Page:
There will never be a perfect ruleset – but even if we came close – there would still be two sides to every argument.
A guest editorial by nojinx
For a little over two years now, I have been fascinated with the great dichotomy of RaW and RaI, a rare dynamic but common to the Games Workshop games players’ community.Being so intrinsic to solving many 40K rules discrepancies, it seems critical that we seek a common understanding of these terms. I intend the following to facilitate that understanding.
An expository description of a rules system. Given a reasonable understanding of the language used to present the rules, no special tasks or interpretations, or sources outside the rules system, are required – only an understanding of the literal meaning. Deviating from such, for any reason, steps outside the bounds of RaW.
Drawing a comparison to the legislative and judicial spheres, RaW can be reasonably compared to the notion of the letter of the law.
RaI: The Rules as Intended
An understanding of an aspect of a rules system. This understanding may be gathered or surmised from one or more of the following elements: the rules system’s text; text or non-text outside the rules system (including “fluff” or images); comments from those who are presumed to have authority (such as a published designer’s interview or a hearsay quote).
RaI can be reasonably compared to the notion of the spirit of the law.
When They Differ
In the world of gaming, the vast majority of the time the RaW and RaI of a rule will involve no difference – they will be one and the same. When dealing with the instructions for Monopoly, Settlers of Catan, Rummikub, or reading a manual on how to play chess, croquet, Call of Duty or cricket, one does not expect to have to extract some meaning from the text beyond the literal or use sources outside the text to understand the rules.
One exception to this is mistakes. Errors in a text, whether logical, semantic or grammatical, can happen. Misunderstandings can lead a reader to believe an error exists where none does. Errors, legitimate or supposed, include:
- Grammatical and linguistic errors
- Omissions or inadvertent inclusions
- Logical conflicts
- Incongruities (with similar rules, typically, when not logically exclusive)
- Lack of clarity or thorough description
The primary strength of RaW in determining the meaning of a rule is that it requires only a rigid reading of the text. No research needs to be done. No outside sources need to be referred to. The weakness lies in that same rigidity: nothing but the text can be a resource, preventing a reader from finding a solution where an insurmountable conflict exists. RaW cannot resolve a rule set such as:
- A equals B
- A cannot equal B
A RaW reading of the above leaves the reader with a conflict. Since deviating from the literal meaning of the written passage is not allowed in a RaW interpretation, the error cannot be avoided.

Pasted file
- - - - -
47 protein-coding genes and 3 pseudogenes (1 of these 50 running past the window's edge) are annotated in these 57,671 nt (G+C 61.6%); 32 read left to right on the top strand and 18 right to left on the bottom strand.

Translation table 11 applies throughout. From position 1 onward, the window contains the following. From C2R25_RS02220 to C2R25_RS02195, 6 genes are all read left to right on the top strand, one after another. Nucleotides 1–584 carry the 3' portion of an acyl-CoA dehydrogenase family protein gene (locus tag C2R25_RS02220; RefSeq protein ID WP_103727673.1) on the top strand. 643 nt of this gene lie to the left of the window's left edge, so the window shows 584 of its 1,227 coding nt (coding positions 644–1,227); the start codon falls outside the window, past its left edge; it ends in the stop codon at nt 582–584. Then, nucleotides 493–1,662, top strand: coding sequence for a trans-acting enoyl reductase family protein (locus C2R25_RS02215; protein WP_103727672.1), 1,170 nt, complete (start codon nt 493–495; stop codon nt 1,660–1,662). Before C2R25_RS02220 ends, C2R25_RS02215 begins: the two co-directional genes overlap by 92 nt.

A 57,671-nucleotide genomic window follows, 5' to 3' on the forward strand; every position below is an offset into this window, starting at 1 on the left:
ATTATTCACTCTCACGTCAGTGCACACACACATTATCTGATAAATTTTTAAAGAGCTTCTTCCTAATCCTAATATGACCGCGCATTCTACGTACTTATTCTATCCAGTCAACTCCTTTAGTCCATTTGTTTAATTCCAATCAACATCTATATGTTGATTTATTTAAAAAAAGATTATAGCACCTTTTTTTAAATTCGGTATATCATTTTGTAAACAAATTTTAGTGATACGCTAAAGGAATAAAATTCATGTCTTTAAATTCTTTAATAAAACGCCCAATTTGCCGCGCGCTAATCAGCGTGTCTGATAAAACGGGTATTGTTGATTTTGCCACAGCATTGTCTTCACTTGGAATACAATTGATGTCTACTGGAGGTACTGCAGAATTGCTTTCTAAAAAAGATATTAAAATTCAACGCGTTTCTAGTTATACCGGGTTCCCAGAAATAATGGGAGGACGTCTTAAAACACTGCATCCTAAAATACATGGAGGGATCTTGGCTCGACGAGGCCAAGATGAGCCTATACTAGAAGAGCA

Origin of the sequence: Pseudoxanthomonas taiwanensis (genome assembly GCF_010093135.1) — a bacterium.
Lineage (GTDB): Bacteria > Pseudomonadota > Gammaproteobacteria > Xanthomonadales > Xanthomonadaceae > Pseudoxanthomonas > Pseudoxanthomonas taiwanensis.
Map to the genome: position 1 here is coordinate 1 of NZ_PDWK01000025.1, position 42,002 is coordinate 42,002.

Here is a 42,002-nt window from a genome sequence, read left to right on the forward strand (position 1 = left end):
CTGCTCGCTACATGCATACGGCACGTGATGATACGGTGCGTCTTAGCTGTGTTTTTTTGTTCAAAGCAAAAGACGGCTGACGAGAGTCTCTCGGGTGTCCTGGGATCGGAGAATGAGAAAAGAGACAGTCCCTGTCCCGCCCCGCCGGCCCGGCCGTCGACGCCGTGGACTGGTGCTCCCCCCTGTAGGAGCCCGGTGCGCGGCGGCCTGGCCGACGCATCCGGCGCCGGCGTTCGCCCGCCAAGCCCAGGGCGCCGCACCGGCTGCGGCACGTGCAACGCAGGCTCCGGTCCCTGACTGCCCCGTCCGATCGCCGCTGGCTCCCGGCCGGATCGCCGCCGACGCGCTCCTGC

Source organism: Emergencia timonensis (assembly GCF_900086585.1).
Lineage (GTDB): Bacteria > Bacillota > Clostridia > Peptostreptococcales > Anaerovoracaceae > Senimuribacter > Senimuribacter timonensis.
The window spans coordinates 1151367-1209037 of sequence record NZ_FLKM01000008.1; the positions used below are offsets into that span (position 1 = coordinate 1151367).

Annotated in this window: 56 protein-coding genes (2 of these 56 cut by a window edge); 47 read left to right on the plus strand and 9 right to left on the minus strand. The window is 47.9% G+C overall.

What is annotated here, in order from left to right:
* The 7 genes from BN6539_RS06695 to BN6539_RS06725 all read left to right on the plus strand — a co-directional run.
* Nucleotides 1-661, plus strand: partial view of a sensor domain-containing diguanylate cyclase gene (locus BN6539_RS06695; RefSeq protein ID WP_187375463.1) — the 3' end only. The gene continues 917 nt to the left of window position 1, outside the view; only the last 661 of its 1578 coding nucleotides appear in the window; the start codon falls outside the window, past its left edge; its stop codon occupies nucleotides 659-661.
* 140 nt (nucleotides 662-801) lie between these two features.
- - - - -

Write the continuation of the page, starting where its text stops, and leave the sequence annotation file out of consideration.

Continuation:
Most of the time, the conflict is not so dramatic or absolute. In fact, it is usually an error that does not create an illogical situation or conflict, but deviates from an expectation on the part of the reader. Here, RaW can be applied successfully though, depending on the nature or extent of the deviation, may seem incongruent with the general system pattern, style or related storyline. This type of application is sometimes referred to as “Silly RaW”.
As a method of working through these errors, RaI’s strength lies in its versatility. It does not hold to the rigid confines of a literal reading and inherently accepts that apparent errors in the text can be worked around, often to the point of ignoring the literal meaning in favor of a (supposedly) more logical one. On the other hand, RaI has a looming weakness that the rules interpreter must always be aware of: the boundless nature of subjective interpretation. Desire, bias, previous experience or publications, and so many other aspects can sway our reading of a rule. Since we will only use RaI when the RaW reading appears to not stand to scrutiny, we are forced to use elements outside the specific written rule, and it is only our individual discretion which keeps our reasoning in line, oversees the validity of our sources and prevents us from inferring meaning inappropriately.
When the discrepancies occur that create the schism of RaW and RaI, we must first focus on the written rule, and the first part of that focus is on the logical compatibility of the RaW reading: does the rule create a contradiction in the system, i.e. a conflict that cannot be resolved? If so, we must move to a RaI reading to find a solution. If not, we continue to examine the written rule for imbalance: is a RaW reading inappropriate given the overall system of the game? In both of these later options, we deal with the subjective judgments required to determine our course. This subjectivity requires diligence, thoroughness and restraint in choosing what is to be incorporated into the overall argument supporting the proposed solution to the erroneous rule.
Note that a RaW reading will usually be conclusive if it is strict, but, by nature, a RaI reading cannot be. Any source authoritarian enough to make a RaI interpretation conclusive will inherently be RaW in its conveyance.
As players working through Warhammer’s complex rule system, we have to accept that both RaW and RaI approaches have to be used when a rule discrepancy is dealt with. Neither approach can be held as the best or foremost in all cases, nor can one method be ignored. Each reading has to be weighed against each other on a case-by-case basis. Above all else, we have to recognize that certainty can rarely be achieved by this process.
~ So where do you guys come down on this issue? Each playgroup is different, and whether its a closed group of old friends, or a 500 person tournament, you have to come down somewhere on the RAW vs RAI spectrum. How do you resolve rules disputes on the tabletop and why?